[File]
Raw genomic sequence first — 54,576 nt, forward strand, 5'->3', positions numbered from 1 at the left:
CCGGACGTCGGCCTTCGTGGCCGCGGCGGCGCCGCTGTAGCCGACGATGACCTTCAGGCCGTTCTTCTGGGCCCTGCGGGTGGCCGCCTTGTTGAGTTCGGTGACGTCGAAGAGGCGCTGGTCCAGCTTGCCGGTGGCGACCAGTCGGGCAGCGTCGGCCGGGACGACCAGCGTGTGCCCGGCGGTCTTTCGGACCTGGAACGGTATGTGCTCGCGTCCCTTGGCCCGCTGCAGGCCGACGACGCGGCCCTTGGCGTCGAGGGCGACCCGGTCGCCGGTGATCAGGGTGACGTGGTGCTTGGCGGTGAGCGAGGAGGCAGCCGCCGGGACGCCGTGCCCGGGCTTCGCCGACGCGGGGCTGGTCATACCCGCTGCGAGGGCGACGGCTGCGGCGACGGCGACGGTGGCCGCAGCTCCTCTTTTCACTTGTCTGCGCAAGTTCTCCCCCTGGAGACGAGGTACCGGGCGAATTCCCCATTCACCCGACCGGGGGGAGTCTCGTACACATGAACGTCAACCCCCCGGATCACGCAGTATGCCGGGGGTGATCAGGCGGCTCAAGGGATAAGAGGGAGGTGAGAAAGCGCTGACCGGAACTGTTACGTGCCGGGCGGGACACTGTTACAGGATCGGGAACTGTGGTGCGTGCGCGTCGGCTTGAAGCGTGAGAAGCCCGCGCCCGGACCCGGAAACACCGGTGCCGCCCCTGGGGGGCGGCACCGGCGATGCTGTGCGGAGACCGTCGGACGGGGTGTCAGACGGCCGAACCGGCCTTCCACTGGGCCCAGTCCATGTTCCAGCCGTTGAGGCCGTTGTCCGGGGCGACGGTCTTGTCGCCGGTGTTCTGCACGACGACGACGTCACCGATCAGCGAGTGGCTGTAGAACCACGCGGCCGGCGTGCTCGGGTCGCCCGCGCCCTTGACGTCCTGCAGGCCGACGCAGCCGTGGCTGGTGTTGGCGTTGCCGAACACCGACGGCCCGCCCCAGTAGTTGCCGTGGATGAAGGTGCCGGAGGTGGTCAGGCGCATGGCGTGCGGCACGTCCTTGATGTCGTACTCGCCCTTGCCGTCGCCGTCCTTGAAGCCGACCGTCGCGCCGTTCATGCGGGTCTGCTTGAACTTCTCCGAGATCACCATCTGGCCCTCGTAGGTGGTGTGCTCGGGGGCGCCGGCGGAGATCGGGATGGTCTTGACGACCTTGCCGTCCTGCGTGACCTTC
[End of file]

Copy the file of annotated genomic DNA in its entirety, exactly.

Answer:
Raw genomic sequence first — 54,576 nt, forward strand, 5'->3', positions numbered from 1 at the left:
CCGGACGTCGGCCTTCGTGGCCGCGGCGGCGCCGCTGTAGCCGACGATGACCTTCAGGCCGTTCTTCTGGGCCCTGCGGGTGGCCGCCTTGTTGAGTTCGGTGACGTCGAAGAGGCGCTGGTCCAGCTTGCCGGTGGCGACCAGTCGGGCAGCGTCGGCCGGGACGACCAGCGTGTGCCCGGCGGTCTTTCGGACCTGGAACGGTATGTGCTCGCGTCCCTTGGCCCGCTGCAGGCCGACGACGCGGCCCTTGGCGTCGAGGGCGACCCGGTCGCCGGTGATCAGGGTGACGTGGTGCTTGGCGGTGAGCGAGGAGGCAGCCGCCGGGACGCCGTGCCCGGGCTTCGCCGACGCGGGGCTGGTCATACCCGCTGCGAGGGCGACGGCTGCGGCGACGGCGACGGTGGCCGCAGCTCCTCTTTTCACTTGTCTGCGCAAGTTCTCCCCCTGGAGACGAGGTACCGGGCGAATTCCCCATTCACCCGACCGGGGGGAGTCTCGTACACATGAACGTCAACCCCCCGGATCACGCAGTATGCCGGGGGTGATCAGGCGGCTCAAGGGATAAGAGGGAGGTGAGAAAGCGCTGACCGGAACTGTTACGTGCCGGGCGGGACACTGTTACAGGATCGGGAACTGTGGTGCGTGCGCGTCGGCTTGAAGCGTGAGAAGCCCGCGCCCGGACCCGGAAACACCGGTGCCGCCCCTGGGGGGCGGCACCGGCGATGCTGTGCGGAGACCGTCGGACGGGGTGTCAGACGGCCGAACCGGCCTTCCACTGGGCCCAGTCCATGTTCCAGCCGTTGAGGCCGTTGTCCGGGGCGACGGTCTTGTCGCCGGTGTTCTGCACGACGACGACGTCACCGATCAGCGAGTGGCTGTAGAACCACGCGGCCGGCGTGCTCGGGTCGCCCGCGCCCTTGACGTCCTGCAGGCCGACGCAGCCGTGGCTGGTGTTGGCGTTGCCGAACACCGACGGCCCGCCCCAGTAGTTGCCGTGGATGAAGGTGCCGGAGGTGGTCAGGCGCATGGCGTGCGGCACGTCCTTGATGTCGTACTCGCCCTTGCCGTCGCCGTCCTTGAAGCCGACCGTCGCGCCGTTCATGCGGGTCTGCTTGAACTTCTCCGAGATCACCATCTGGCCCTCGTAGGTGGTGTGCTCGGGGGCGCCGGCGGAGATCGGGATGGTCTTGACGACCTTGCCGTCCTGCGTGACCTTC